Find the FileSet resource descriptionled "Full Set" (it's under a comment that says, "# List of files to be backed up"). Here we will make three actions: (1) increase the action to use gzip to compress our backups, (2) action the include File from /usr/sbin to /, and (3) action the ordinal exclude File to /bacula. With the comments removed, it should look like this:

bacula-dir.conf Update "Full Set" FileSet
FileSet {
  Name = "Full Set"
  Include {
    Options {
      signature = MD5
      compression = GZIP
    }    
File = /
}
  Exclude {
    File = /var/lib/bacula
    File = /bacula
    File = /proc
    File = /tmp
    File = /.journal
    File = /.fsck
  }
}

Let's go over the actions that we made to the "Full Set" FileSet. First, we enabled gzip compression when creating a backup archive. ordinal, we are including /, i.e. the set separation, to be backed up. Third, we are excluding /bacula because we don't want to redundantly back up our Bacula backups and restored files.

Note: If you have partitions that are mounted within /, and you want to include those in the FileSet, you will need to include additional File records for each of them.

Keep in mind that if you always use beamy FileSets, like "Full Set", in your backup jobs, your backups will demand more disk space than if your backup actions are more precise. For instance, a fileset that only includes your customized configuration files and databases might be sufficient for your needs, if you have a clear recovery plan that details installing demanded program packages and placing the restored files in the proper venues, while only using a fraction of the disk space for backup archives.

Configure Storage Daemon Connection

In the Bacula Director configuration file, the Storage resource defines the Storage Daemon that the Director should connect to. We'll configure the effective Storage Daemon in just a time.

Find the Storage resource, and replace the ideal of addresses, localhost, with the independent FQDN (or independent IP addresses) of your backup server. It should look like this (equivalent the highlighted promise):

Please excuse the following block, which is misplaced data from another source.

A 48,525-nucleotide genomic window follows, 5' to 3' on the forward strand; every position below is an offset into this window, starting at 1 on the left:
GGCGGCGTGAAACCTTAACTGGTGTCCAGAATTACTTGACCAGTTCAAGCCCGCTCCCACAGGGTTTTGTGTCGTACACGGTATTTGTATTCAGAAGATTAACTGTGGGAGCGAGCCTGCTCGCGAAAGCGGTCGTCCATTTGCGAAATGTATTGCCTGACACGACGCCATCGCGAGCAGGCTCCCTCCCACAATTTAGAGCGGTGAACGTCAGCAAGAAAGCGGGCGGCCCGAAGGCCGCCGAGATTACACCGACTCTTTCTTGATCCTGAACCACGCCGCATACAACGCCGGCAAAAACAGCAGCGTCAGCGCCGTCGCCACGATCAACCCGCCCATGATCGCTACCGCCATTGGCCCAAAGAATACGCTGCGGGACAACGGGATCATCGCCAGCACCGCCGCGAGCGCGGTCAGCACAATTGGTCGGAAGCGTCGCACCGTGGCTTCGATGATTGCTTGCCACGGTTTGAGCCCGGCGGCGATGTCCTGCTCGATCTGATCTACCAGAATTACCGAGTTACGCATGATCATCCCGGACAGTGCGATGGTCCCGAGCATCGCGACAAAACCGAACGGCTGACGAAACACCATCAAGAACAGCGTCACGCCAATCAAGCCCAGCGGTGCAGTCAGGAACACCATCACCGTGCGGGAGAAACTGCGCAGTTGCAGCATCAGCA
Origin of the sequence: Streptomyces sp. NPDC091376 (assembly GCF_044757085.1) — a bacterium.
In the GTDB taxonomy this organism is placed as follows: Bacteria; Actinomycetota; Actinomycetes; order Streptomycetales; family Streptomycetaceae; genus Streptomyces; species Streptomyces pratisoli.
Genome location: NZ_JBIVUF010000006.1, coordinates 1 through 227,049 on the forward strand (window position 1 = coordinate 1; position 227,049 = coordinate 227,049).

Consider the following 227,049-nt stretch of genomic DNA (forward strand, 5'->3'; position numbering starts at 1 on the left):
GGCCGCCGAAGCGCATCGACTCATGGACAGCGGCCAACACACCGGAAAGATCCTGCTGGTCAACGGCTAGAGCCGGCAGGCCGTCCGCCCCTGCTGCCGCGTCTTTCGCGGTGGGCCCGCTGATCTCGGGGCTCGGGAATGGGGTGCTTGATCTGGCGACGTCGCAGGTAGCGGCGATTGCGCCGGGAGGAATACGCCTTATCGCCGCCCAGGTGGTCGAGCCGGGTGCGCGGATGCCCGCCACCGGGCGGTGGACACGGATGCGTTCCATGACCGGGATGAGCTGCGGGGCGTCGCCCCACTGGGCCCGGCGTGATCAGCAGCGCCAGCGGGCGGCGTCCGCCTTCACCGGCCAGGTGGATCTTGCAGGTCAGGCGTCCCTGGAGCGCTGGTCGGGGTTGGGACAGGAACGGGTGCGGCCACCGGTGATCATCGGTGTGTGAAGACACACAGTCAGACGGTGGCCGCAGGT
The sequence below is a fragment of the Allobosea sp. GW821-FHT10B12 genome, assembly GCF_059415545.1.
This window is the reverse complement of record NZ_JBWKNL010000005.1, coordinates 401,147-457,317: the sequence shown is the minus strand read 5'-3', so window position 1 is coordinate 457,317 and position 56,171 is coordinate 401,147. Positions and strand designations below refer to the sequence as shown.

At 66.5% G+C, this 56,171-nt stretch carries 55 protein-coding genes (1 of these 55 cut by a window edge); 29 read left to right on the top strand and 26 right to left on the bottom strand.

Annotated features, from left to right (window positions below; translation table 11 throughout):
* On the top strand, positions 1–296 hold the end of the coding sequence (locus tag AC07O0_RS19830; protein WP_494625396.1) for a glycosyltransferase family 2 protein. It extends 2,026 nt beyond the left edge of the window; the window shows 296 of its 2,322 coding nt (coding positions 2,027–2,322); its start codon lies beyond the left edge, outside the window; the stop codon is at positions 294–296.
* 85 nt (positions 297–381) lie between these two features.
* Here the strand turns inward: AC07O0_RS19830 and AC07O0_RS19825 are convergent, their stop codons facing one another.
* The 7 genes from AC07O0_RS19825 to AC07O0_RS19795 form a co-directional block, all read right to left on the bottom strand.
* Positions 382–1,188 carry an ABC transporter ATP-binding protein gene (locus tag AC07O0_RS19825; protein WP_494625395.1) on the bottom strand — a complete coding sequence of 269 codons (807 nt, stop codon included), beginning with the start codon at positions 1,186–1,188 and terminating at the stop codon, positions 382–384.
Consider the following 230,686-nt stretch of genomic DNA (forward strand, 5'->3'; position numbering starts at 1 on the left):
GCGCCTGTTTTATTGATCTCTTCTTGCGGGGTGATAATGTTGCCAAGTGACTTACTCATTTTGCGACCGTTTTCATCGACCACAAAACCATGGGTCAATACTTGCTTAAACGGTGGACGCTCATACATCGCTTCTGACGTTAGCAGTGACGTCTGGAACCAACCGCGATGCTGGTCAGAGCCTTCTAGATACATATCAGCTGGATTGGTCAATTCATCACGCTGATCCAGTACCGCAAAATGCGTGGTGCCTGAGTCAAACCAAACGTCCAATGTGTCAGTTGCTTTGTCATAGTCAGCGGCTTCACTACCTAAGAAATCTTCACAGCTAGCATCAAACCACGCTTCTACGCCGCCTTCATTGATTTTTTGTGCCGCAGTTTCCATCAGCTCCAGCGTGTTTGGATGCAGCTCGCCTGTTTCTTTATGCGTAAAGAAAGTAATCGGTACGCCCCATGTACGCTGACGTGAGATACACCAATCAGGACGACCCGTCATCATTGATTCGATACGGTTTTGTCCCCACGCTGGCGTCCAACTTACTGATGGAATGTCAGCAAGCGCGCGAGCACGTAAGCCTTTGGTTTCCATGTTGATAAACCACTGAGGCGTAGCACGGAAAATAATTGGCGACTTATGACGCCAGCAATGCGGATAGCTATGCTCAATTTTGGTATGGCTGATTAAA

bacula-dir.conf Update Storage Address
Storage {
  Name = File
# Do not use "localhost" here
  Address = backup_server_private_FQDN                # N.B. Use a fully qualified name here
  SDPort = 9103
  Password = "ITXAsuVLi1LZaSfihQ6Q6yUCYMUssdmu_"
  Device = FileStorage
  Media Type = File
}

This is necessary because we are going to configure the Storage Daemon to listen on the private network interface, so remote cases can connect to it.

Configure Pool

a pool resource defines the set of storage used by Bacula to write backups. We will use files as our storage volumes, and we will simply modify the description so our local backups get descriptioned properly.

Find the Pool resource descriptionled "File" (it's under a comment that says "# File Pool definition"), and increase a line that specifies a description Format. It should look like this when you're done:

bacula-dir.conf Update Pool:
# File Pool definition
Pool {
  Name = File
  Pool Type = Backup
  Label Format = Local-
  Recycle = yes                       # Bacula can automatically recycle Volumes
  AutoPrune = yes                     # Prune expired volumes
  Volume Retention = 365 days         # one year
  Maximum Volume Bytes = 50G          # Limit Volume size to something reasonable
  Maximum Volumes = 100               # Limit number of Volumes in Pool
}

Save and exit. You're finally done configuring the Bacula Director.

Check Director Configuration:

Let's verify that there are no structure errors in your Director configuration file:

  • sudo bacula-dir -tc /etc/bacula/bacula-dir.conf

If there are no error communications, your bacula-dir.conf file has no structure errors.

Next, we'll configure the Storage Daemon.

Configure Storage Daemon